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James Delingpole

What I learned from teaching at Malvern College

16 March 2013

9:00 AM

16 March 2013

9:00 AM

If those who can do and those who can’t teach, then that must make me a totally useless git for I’ve just had a go at being a schoolmaster and I loved it more than any job I’ve ever done.

I did it at my alma mater Malvern College, where I spent most of last week being a ‘writer in residence’, taking everything from a geography class on (what else?) climate change to an English class at the Downs prep school on ‘How to write the next Harry -Potter’ to a history class in which we tripped merrily from the Cuban missile crisis to the battle of Salamis to the crapness of the service in former East German restaurants in the years following reunification.

Obviously, had I been a full-time teacher I wouldn’t have been able to range so freely. But I don’t think my experience was entirely inauthentic. I got to feel, for example, how utterly absorbing, compelling and demanding it is trying to hold a class’s attention for 50 minutes; and just how incredibly drained it leaves you afterwards. Suddenly I understand why coffee and biscuits in the sanctuary of the staffroom plays such a vital part in teachers’ lives: it’s like the whisky and the Pearl Fishers duet on the gramophone in the dugout where you recover just enough strength to be able to launch yourself over the top once more in periods three and four.

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One evening, I tried grabbing a pint with one of the masters (though they’re not called that anymore) who’d been at the school since my day. First it was supposed to be at 8 p.m. — after my lecture entitled Sustainability is Unsustainable. Then it had to be moved till 9.20 because he had to referee one of the inter-house basketball matches. But it didn’t actually happen till closer to ten because one of the boys had his arm ripped out of his socket and we had to wait for the ambulance. This is life as a teacher: full-on, all day, most days, including — if it’s a public school — some weekends, from before morning chapel to beyond lights out. You don’t do it for the long holidays and you certainly don’t do it for the money. You do it because it’s more fulfilling than perhaps any job there is.

What I enjoyed most was the collaborative nature of the enterprise. Journalism is mostly just you and your lonely screen. Teaching, on the other hand, is you and perhaps 20 kids bouncing ideas off one another. At its best, it’s like being the conductor of an orchestra: you’re in charge, you decide the direction of travel, but the music that emerges is only as good as the weakest member of your ensemble.
Which is to say one or two bad players can ruin it for everyone. God knows how teachers cope in sink comprehensives, where I imagine you’re so busy with crowd management there’s no time for anything else. Even in a disciplined, structured environment like Malvern College, it’s hard enough: the challenge being not so much the brighter kids, who are likely to pay attention regardless of how dull you are, but the jokers and the slackers who, if you let them, can destroy the whole class.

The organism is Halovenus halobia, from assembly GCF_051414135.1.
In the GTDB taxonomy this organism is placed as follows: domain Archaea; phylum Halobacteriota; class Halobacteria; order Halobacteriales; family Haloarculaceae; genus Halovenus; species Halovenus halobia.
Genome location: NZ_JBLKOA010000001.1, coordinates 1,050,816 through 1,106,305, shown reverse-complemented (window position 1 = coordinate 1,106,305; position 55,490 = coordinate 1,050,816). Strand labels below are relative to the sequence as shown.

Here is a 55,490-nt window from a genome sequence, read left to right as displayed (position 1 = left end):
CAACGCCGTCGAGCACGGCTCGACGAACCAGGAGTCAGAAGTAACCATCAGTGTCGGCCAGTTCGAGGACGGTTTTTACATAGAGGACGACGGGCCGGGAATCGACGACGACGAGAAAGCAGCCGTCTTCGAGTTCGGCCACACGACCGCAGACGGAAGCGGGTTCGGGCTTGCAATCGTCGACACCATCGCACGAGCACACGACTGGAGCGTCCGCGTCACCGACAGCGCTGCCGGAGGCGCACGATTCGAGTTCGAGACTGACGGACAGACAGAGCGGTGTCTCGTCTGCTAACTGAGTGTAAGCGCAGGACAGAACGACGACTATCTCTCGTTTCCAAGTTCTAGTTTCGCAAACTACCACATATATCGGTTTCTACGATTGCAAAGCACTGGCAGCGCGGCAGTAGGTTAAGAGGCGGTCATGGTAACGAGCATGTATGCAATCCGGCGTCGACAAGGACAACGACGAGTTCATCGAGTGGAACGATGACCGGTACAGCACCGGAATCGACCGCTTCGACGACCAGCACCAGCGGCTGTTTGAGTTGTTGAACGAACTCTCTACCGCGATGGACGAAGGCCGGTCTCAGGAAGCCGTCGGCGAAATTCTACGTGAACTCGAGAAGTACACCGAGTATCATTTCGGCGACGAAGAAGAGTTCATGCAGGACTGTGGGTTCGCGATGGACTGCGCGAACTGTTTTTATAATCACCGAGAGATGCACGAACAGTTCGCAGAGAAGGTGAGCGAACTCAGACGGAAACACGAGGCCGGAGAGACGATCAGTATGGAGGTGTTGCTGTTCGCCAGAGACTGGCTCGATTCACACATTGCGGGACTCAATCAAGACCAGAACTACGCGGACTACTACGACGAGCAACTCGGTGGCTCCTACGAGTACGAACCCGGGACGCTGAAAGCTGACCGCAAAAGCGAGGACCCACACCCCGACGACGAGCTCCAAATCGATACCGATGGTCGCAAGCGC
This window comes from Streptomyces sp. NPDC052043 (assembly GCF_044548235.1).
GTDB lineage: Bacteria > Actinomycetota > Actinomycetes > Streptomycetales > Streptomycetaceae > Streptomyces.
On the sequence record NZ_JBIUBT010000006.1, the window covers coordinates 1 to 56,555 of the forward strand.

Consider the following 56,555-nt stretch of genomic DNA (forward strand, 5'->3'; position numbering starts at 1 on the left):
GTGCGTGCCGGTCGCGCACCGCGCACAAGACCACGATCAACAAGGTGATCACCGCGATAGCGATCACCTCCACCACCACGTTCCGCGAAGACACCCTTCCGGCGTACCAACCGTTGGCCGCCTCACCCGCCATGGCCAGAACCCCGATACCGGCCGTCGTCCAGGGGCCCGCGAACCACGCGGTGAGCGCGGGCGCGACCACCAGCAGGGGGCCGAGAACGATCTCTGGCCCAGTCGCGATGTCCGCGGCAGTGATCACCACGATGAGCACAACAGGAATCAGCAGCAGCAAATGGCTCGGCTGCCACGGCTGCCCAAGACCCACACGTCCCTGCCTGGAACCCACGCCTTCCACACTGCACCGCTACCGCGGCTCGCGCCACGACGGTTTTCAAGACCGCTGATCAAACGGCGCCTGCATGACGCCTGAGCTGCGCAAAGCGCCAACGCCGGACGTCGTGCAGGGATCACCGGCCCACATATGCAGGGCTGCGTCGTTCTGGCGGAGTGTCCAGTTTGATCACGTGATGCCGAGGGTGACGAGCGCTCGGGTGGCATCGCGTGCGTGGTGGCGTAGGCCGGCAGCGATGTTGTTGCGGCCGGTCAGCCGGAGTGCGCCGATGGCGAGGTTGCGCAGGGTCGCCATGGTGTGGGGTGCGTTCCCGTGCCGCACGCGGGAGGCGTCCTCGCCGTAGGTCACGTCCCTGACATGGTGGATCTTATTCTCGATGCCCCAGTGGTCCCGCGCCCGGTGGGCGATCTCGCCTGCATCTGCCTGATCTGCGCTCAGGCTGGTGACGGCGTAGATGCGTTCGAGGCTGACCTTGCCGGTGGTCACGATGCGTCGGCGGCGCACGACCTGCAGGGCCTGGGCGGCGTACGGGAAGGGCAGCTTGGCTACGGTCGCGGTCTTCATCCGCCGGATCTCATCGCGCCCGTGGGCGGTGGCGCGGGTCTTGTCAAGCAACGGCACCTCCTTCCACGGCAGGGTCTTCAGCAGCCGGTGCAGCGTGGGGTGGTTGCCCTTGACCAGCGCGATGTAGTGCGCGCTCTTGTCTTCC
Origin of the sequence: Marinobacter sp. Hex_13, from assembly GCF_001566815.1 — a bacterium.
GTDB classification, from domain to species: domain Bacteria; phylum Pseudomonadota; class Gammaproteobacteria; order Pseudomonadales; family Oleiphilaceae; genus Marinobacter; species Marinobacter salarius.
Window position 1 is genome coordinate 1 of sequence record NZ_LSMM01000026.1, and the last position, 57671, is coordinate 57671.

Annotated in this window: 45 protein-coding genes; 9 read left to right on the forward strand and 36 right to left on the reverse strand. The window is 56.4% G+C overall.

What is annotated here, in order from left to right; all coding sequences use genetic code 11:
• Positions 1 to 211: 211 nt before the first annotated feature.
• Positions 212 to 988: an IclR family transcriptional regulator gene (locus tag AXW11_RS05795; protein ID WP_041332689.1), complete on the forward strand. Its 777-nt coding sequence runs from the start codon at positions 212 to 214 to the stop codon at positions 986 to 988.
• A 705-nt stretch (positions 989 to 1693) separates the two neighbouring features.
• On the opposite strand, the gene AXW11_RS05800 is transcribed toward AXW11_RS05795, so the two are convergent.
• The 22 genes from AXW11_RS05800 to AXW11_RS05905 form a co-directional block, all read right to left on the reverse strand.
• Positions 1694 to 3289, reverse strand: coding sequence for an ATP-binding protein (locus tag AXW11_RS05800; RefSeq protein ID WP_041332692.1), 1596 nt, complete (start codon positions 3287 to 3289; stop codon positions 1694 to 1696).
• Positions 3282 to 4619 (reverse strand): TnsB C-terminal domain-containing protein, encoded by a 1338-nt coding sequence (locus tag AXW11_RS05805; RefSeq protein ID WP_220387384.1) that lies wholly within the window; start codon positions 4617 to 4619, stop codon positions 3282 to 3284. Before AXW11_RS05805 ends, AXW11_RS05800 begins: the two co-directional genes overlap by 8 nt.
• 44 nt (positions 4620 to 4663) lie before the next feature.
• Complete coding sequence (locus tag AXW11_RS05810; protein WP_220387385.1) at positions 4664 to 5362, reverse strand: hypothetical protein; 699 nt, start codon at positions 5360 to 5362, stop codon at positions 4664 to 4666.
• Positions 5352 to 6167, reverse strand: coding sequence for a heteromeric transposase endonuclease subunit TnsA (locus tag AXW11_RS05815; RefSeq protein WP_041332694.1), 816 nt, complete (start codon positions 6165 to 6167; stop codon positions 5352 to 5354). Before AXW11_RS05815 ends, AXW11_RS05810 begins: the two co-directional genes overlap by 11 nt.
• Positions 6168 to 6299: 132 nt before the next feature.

I wouldn’t let them — and this was a side of my character I’d never noticed before. As a parent, I’m perfectly useless at discipline: my kids get away with murder. But in a classroom, I’m a man possessed, like I’m on some kind of holy mission: no one is allowed to daydream or whisper conspiratorially or make jokes which aren’t germane to the subject under discussion. We’re in this one together and we’re here to learn.

You don’t necessarily have to achieve this by being a martinet, though. What I found — much to my delight — is that the slackers and jokers can be more a help than a hindrance. You need the jokers to keep the energy levels high and to keep everybody entertained; you use the slackers to bounce off, as for example when one of the swots (there are usually two or three and they’ve always got their hands up) says something especially insightful and it’s gone right over half the class’s head.

‘That was a really good point,’ you say to the swot. Then you turn to the slacker girl at the back who’s giggling with her mates. ‘Maybe you’d like to repeat it for us.’ She can’t, of course, because she wasn’t listening. So having good-naturedly chided her for her inattention — you want to win over the slacker kids, not alienate them — you then return to the swot and invite him to repeat his brilliant point. And you don’t move on from that brilliant point till you’re satisfied that everybody, clever clogs and thicko alike, has got it.

What worries me about our current education system is that such methods are a luxury only teachers in the private system, the grammar schools, and in one or two free schools like Toby Young’s can afford. They’re only possible with a) a strong academic ethos, b) a firm disciplinary structure and c) commitment from pupils and parents. The first two any school ought, with good leadership, be able to manage whether inside or outside the private sector. But I don’t believe the last will ever be fully possible without a radical shift in the way our schools are financed. With education, as with the NHS, our system of having the service free at point of use means that consumers take it too much for granted. I’m a huge admirer of Michael Gove — by far the cleverest and most capable minister in this government — but if he’s ever truly to reform education in this country, it will only be achieved once all parents, in however small a way, are forced to contribute financially to their children’s schooling.

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